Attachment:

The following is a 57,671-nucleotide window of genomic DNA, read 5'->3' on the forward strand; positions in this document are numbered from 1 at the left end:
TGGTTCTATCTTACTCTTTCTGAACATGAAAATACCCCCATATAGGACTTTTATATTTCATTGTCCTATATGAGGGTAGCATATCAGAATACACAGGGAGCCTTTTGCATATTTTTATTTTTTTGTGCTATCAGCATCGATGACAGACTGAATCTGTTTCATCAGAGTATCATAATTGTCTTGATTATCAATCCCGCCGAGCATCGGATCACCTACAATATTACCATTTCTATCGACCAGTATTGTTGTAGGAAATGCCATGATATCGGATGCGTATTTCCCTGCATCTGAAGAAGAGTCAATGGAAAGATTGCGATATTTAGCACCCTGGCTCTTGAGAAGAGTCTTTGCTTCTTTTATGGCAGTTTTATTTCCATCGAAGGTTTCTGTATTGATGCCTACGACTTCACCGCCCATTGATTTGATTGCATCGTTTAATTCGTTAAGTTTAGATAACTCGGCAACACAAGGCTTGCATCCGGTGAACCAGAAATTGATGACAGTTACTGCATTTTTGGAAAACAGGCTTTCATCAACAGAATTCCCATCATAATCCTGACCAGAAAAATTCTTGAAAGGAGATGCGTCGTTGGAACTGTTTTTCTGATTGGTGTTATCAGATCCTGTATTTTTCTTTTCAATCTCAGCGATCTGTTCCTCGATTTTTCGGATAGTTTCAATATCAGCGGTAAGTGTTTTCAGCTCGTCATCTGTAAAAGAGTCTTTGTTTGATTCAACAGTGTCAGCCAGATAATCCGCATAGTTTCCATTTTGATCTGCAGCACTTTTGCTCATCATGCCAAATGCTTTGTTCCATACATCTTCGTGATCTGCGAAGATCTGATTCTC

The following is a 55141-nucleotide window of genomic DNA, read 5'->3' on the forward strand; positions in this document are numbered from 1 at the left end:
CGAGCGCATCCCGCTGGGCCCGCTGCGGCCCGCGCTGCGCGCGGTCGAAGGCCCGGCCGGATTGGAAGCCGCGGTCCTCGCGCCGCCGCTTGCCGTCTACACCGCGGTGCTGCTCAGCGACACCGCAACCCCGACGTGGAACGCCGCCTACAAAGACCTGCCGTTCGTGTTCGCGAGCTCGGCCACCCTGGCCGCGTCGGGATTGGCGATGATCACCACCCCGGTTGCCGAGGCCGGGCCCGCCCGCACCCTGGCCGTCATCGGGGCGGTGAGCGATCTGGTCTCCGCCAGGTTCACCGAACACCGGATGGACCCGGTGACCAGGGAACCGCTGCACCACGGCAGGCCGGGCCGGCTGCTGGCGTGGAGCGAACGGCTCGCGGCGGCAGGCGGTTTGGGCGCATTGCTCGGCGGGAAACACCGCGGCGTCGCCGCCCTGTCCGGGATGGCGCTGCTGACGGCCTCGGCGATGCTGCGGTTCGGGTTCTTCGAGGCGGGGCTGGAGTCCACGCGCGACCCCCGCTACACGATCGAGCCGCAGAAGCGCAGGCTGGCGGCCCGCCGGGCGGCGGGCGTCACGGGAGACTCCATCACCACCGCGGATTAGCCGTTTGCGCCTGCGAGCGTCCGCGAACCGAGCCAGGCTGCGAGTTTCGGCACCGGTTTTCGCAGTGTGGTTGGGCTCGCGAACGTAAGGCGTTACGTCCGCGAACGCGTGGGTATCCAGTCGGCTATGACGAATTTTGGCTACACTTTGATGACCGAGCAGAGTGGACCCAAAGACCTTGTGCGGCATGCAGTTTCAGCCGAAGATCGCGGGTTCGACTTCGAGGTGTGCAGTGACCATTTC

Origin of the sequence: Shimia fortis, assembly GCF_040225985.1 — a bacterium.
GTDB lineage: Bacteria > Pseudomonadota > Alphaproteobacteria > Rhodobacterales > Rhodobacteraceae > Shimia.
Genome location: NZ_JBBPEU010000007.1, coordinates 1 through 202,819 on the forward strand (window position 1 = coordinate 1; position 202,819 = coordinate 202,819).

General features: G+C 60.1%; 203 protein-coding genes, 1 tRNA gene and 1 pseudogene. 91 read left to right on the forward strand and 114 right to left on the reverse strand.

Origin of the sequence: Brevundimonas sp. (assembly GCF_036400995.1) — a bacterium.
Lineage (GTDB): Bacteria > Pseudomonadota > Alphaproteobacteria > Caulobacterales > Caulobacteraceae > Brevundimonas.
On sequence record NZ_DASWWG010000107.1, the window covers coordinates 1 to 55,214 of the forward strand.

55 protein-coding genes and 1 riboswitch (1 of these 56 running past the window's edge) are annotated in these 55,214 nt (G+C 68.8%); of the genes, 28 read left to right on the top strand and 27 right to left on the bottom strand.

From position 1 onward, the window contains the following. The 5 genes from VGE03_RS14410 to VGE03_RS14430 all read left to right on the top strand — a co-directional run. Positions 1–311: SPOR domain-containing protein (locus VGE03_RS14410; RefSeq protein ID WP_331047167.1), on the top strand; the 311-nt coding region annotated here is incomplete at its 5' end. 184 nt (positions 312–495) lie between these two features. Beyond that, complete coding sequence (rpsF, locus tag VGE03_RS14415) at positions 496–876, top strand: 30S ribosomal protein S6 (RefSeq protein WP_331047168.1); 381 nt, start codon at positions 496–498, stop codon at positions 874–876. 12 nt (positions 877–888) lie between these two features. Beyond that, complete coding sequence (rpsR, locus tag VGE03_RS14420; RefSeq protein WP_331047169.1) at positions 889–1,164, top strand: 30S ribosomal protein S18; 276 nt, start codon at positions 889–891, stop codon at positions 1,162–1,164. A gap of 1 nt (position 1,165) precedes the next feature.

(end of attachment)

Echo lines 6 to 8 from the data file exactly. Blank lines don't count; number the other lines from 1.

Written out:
GTDB lineage: Bacteria > Pseudomonadota > Alphaproteobacteria > Rhodobacterales > Rhodobacteraceae > Shimia.
Genome location: NZ_JBBPEU010000007.1, coordinates 1 through 202,819 on the forward strand (window position 1 = coordinate 1; position 202,819 = coordinate 202,819).

General features: G+C 60.1%; 203 protein-coding genes, 1 tRNA gene and 1 pseudogene. 91 read left to right on the forward strand and 114 right to left on the reverse strand.